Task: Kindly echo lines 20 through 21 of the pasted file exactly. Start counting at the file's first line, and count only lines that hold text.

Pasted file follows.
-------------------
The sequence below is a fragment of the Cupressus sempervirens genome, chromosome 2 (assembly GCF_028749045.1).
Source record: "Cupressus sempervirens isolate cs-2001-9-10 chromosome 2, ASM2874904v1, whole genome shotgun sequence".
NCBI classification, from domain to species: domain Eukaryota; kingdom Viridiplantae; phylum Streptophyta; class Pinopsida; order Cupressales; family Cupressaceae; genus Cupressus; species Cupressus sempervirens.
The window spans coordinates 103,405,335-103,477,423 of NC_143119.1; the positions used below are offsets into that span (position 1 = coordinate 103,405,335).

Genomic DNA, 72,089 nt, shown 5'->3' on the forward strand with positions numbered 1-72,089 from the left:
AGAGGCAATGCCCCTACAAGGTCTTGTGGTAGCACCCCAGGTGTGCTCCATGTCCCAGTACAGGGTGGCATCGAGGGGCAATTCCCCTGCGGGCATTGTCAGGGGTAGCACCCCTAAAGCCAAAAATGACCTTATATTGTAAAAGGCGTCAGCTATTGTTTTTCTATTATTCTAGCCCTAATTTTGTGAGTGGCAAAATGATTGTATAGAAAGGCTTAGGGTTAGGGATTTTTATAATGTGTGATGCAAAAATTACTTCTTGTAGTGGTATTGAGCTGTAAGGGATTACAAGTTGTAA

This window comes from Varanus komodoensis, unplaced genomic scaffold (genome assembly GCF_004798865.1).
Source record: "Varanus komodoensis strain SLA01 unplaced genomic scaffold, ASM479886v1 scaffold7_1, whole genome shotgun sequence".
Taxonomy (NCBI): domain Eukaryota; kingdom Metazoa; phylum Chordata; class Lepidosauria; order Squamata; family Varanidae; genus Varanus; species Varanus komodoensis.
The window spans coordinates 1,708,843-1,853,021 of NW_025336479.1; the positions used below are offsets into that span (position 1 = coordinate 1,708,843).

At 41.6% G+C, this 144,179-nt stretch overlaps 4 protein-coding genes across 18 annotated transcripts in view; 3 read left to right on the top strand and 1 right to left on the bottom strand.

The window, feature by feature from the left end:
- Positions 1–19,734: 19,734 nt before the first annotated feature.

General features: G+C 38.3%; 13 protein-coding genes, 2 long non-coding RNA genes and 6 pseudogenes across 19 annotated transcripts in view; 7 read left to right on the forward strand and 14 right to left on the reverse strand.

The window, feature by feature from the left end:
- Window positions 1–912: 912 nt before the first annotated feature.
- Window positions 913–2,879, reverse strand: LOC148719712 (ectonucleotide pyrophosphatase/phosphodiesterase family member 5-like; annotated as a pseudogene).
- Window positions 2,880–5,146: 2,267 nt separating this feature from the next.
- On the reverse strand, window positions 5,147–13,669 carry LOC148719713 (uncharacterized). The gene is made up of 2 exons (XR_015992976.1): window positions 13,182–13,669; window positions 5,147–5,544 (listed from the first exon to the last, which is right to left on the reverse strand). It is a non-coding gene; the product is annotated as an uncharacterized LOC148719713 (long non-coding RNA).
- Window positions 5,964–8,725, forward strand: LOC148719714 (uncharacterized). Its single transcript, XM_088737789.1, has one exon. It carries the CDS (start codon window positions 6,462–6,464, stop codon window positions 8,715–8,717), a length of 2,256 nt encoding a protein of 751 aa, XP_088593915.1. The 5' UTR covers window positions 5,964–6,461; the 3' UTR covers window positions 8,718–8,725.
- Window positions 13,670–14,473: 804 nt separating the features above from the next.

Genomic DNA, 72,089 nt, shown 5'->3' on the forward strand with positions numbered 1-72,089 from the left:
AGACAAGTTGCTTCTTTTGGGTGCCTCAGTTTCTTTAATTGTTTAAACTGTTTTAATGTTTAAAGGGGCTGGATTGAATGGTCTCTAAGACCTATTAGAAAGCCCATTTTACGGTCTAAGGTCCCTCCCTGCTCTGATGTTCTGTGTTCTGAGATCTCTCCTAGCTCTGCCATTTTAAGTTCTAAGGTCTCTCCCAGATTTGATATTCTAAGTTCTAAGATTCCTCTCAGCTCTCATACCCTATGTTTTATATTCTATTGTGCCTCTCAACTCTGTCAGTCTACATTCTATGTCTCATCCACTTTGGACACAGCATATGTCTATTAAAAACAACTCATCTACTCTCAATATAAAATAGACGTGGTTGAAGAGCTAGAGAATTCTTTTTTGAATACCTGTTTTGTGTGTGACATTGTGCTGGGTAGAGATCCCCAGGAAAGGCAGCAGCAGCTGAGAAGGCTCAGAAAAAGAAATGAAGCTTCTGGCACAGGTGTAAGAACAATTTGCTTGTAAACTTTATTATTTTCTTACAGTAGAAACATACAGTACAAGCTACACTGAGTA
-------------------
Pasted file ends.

- Window positions 5,964–8,725, forward strand: LOC148719714 (uncharacterized). Its single transcript, XM_088737789.1, has one exon. It carries the CDS (start codon window positions 6,462–6,464, stop codon window positions 8,715–8,717), a length of 2,256 nt encoding a protein of 751 aa, XP_088593915.1. The 5' UTR covers window positions 5,964–6,461; the 3' UTR covers window positions 8,718–8,725.
- Window positions 13,670–14,473: 804 nt separating the features above from the next.